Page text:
After being treated for mild shock at a local cafe, she was able to walk back home.

Thursday, 10 November 2011

Operant Conditioning

My cats are neurotic eaters. When I put down their breakfast in the morning (fending off butting heads, leg-tripping body-weaves, last-minute countertop leaps, and non-stop meowing), Maverick will quickly appropriate the first bowl, butting Mitzi out of the way. Mitzi is a slow, fastidious eater. As soon as my back is turned, Maverick, after wolfing down half of his food, will quickly move to Mitzi's dish and gobble up as much as he can. No matter how much more I give him, it is always the same. As poor Mitzi shifts to Maverick's old bowl and takes the first hesitant nibble, Maverick will suddenly decide that the bowl she's eating from is the better one, and he will shove her away. This may happen five or six times until I am almost dizzy from watching Mitzi race from bowl to bowl, frantic to get a mouthful. Although Maverick is generally a shy, gentle cat, when it comes to food, his manners disappear. Maverick had a tough start in life, so for a long time, we put up with his boorish behavior. But as he has gained in strength and confidence, I've decided he has to learn: I bought a squirt gun with a thin, sharp action. I now stand guard over their bowls and as soon as Maverick makes a move toward Mitzi's, I shoot. After a month, my aim has gotten a lot better and Mitzi can finally eat in peace.

The weird thing is that Mitzi doesn't seem to know what to do with herself now that Maverick isn't forcing her into a game of musical bowls. She will take a quick bite of her food, glance nervously around her, then quickly move to the side, as though anxious not to eat too much. Sometimes she will actually wait for him to push her away, standing by her bowl, watching. Years of being shoved away from her own bowl of food have left her emotionally scarred. She doesn't seem to know how to eat without another cat bullying her.

They remind me a little of two people we knew in Japan, Mr and Mrs Ono.

Mr and Mrs Ono were neighbors of ours, a couple in their sixties who ran a small business. I had talked to Mrs Ono on a few occasions before I met her husband and I was always struck by how quickly she spoke and how furtive her speech was, as though she was a political dissident fearful of government spies. I just assumed she was a naturally nervous person with an idiosyncratic way of talking -- until I met Mr Ono.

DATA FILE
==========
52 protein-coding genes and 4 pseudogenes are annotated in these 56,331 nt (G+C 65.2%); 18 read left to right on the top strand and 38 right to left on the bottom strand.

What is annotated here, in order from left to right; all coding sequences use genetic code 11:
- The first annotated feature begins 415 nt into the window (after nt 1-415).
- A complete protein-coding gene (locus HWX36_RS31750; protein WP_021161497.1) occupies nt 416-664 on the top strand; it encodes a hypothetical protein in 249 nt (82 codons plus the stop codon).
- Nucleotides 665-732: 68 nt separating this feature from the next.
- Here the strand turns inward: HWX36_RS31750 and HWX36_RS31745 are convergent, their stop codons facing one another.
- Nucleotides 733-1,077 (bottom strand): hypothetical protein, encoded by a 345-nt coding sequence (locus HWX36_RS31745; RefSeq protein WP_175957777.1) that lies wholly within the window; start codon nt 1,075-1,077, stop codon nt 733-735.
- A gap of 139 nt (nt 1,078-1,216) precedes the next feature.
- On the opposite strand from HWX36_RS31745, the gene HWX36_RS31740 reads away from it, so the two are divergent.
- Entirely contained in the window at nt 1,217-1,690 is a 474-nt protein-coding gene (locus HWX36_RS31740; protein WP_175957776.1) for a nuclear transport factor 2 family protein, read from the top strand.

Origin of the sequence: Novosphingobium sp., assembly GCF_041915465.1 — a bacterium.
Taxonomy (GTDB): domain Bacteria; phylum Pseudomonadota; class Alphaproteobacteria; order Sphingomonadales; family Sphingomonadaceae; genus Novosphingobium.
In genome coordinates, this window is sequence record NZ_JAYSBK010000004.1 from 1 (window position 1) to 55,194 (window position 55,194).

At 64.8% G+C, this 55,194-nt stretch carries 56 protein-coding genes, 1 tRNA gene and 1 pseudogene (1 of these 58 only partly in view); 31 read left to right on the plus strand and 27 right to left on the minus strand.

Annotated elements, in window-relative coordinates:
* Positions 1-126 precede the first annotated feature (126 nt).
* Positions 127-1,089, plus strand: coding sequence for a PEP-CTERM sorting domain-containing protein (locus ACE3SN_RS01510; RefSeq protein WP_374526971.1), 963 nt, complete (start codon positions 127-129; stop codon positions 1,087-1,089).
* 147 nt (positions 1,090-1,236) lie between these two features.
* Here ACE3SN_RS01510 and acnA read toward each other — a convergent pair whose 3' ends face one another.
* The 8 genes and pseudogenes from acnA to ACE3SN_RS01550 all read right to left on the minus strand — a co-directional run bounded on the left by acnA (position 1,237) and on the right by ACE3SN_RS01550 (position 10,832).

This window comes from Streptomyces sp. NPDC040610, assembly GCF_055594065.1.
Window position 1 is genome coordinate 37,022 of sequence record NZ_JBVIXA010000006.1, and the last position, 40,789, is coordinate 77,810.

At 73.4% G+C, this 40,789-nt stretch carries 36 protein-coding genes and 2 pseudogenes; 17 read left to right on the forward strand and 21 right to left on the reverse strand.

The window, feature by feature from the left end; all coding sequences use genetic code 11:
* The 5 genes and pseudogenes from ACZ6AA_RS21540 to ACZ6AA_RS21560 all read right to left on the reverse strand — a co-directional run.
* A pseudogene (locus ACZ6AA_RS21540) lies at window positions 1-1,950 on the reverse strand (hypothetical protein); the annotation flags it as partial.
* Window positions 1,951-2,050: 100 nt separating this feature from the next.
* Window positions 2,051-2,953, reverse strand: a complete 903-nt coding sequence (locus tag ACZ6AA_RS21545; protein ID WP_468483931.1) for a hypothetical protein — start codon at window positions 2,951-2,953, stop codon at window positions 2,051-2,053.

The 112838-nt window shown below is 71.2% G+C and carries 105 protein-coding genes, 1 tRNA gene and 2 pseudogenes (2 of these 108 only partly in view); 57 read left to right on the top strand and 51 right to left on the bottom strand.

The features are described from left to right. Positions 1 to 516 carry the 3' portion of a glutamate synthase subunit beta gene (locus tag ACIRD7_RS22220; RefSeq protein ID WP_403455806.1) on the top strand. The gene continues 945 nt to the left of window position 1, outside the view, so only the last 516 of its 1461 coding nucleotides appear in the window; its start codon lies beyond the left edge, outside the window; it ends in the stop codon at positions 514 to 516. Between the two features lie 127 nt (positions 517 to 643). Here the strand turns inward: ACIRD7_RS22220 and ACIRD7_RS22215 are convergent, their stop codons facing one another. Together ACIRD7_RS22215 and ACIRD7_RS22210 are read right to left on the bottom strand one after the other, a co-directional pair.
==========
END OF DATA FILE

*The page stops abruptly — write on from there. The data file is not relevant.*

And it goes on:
Mr Ono was a medium-sized man, but his voice was huge and he used it like a blunt instrument. A conversation with Mr Ono generally followed a certain pattern. He would ask you a question which you would then attempt to answer. Before you could get two words out, though, Mr Ono would finish your thought for you, then fire another question before you had time to recover. Around most of the Japanese people we knew I generally felt quite fluent, but around Mr Ono, I quickly turned into a gibbering idiot.

"Cold today, isn't it?" he would bellow. I would open my mouth to agree, but Mr Ono would quickly interrupt, abandoning the weather for a different topic. His garden patch, perhaps? The cold that was going around, and whether my children had caught it? I could never be certain just what he was saying: Mr Ono had a strong regional accent along with his rapid-fire manner of asking questions. He seldom made eye contact, repeated anything he'd said, or waited for a response. Conversations with Mr Ono were surreal -- not conversations at all.

Mrs Ono, a pleasant, sociable woman, got the worst of it. Whenever I ran into them together, a few minutes of 'conversation' with them made me dizzy. "How are your children doing in school?" Mrs Ono might ask, but before I could answer, Mr Ono would come up with one of his thundering non sequiturs. If Mrs Ono wanted to know where my husband and I were going to plant our morning glories this year, say, Mr Ono would begin to talk about the eels in the lake. If Mrs Ono wondered whether our next-door neighbors had come back from Thailand, Mr Ono would suddenly want to know if we were buying our kerosene from the same shop this year. Sometimes, Mrs Ono would begin to ask a question and before she could even get the words out, Mr Ono would bellow out one of his own. I privately began to refer to Mr Ono as Mr Oh No. Mrs Ono's face was always pinched and reflective, and she tended to walk with a slump. I wondered how she coped.